Rumor mill: AMD’s Zen 4 microarchitecture isn’t due to arrive until the end of next year, but rumors and speculation have been circulating for a while. The latest claim is that the Ryzen 6000 processors, reportedly codenamed Raphael, will max out at 16 cores.

Hardware leaker ExecutableFix tweeted the news yesterday. If true, it contradicts previous rumors of AMD adding a third chiplet to Zen 4, which would have increased the core count to 24. But it seems we’ll have to make do with “just” sixteen. That’s more than what Intel offers, and while team blue’s upcoming Alder Lake-S will have 16 cores, they’re a mix of 8 high-performance and 8 efficiency cores.

We’re expecting several significant changes with the Zen 4-based Ryzen 6000 chips, reportedly based on TSMC’s 5nm fabrication process. They will feature an AM5 socket that switches from AMD’s usual pin grid array (PGA) design to the same land grid array (LGA) design favored by Intel, though the chip itself is expected to retain the same 40mm x 40mm size as those used in the AM4 socket. The good news is that current AM4 cooling setups will likely work with AM5 through a conversion kit.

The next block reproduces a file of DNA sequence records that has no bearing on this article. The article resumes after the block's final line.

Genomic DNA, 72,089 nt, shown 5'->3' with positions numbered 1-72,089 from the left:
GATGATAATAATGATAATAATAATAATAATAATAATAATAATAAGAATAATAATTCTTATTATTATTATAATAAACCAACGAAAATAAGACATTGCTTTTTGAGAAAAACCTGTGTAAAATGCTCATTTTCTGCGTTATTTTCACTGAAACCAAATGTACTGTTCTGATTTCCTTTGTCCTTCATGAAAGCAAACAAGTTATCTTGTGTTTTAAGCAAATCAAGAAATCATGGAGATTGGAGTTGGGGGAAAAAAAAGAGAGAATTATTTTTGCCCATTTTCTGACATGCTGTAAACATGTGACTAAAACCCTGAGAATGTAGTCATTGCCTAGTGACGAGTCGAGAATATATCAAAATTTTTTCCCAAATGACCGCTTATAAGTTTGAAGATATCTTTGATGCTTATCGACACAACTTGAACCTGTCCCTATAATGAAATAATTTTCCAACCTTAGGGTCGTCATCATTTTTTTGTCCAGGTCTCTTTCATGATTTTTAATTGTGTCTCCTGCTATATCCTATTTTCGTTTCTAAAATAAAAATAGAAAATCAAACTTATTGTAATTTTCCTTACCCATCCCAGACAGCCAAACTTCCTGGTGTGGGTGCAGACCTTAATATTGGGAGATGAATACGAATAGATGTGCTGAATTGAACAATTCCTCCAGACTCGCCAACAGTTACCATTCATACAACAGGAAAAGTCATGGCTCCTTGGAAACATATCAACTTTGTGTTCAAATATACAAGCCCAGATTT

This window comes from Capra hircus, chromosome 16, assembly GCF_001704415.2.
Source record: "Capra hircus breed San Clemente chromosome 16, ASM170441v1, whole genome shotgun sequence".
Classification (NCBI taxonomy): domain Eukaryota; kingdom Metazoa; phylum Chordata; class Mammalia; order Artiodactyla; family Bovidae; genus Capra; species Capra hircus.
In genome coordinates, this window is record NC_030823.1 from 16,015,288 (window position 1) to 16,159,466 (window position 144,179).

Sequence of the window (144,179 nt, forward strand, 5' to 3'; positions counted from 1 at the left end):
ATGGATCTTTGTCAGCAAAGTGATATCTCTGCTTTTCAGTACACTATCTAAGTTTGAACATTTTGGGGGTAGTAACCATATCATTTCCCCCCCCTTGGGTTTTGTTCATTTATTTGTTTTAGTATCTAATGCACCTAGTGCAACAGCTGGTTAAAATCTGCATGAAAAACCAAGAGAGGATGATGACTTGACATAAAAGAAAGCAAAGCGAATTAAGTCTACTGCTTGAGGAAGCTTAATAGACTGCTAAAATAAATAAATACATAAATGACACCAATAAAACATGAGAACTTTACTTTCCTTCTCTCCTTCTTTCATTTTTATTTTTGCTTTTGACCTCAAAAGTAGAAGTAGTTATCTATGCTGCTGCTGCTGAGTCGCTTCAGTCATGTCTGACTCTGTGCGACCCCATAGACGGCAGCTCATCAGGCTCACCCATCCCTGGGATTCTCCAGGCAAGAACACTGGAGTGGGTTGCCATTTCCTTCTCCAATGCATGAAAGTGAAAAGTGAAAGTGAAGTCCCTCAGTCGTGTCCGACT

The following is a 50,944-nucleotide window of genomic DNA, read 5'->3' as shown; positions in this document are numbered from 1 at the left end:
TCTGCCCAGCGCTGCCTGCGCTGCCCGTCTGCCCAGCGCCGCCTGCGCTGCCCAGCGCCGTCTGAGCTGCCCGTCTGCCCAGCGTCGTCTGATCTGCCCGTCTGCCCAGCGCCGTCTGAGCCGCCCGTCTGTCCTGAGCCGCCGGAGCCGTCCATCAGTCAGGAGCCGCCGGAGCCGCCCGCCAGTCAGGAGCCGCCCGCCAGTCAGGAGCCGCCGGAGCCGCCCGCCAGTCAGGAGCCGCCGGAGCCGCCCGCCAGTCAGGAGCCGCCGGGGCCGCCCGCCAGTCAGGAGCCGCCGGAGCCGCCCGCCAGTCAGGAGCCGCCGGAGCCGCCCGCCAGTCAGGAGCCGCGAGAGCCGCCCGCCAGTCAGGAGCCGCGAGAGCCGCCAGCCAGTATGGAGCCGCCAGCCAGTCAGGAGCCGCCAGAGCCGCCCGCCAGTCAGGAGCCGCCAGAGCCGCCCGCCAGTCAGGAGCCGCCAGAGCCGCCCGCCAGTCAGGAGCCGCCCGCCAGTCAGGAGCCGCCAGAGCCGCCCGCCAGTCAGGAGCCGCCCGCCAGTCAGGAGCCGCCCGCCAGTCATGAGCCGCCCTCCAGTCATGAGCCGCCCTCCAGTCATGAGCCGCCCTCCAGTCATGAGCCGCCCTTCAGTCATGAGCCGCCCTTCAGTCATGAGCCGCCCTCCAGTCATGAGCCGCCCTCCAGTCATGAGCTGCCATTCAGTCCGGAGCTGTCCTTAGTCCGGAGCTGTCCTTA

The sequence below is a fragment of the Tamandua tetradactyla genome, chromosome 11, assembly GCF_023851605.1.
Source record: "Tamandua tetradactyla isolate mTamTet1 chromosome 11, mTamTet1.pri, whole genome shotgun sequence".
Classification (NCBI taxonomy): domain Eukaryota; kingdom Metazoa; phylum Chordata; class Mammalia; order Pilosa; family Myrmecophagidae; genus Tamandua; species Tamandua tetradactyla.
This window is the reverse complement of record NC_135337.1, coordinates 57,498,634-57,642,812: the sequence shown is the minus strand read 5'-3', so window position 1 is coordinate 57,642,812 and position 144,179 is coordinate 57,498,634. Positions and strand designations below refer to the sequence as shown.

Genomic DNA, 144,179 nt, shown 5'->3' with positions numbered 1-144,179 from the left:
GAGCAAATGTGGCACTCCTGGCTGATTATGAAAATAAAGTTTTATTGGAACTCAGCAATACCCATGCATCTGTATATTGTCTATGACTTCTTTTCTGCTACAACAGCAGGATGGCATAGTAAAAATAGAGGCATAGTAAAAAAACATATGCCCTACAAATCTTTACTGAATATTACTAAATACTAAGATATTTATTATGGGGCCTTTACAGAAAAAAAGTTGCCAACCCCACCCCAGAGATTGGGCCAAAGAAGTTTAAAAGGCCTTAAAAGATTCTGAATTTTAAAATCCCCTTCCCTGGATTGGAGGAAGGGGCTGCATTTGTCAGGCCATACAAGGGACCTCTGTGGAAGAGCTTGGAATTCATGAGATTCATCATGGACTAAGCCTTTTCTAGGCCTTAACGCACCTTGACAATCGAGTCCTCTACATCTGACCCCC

We also expect to see support for dual-channel DDR5 memory and PCIe 5.0 in Zen 4, along with four extra PCIe 4.0 lanes. Power-wise, it’s said reach a maximum TDP of 120W—Zen 3 peaks at 105W—though there are rumors of at least one SKU hitting 170W.

Things are looking rosy for AMD right now. The company at Computex showed off its new 3D chiplet technology that can triple a processor’s L3 cache to a total of 192MB, offering an average of 15 percent better gaming performance at 1080p.

One piece of less-welcome news comes from the most recent Steam survey. After months of chipping away at Intel’s lead in the CPU space, AMD lost ground in June when its user share fell to under 30%.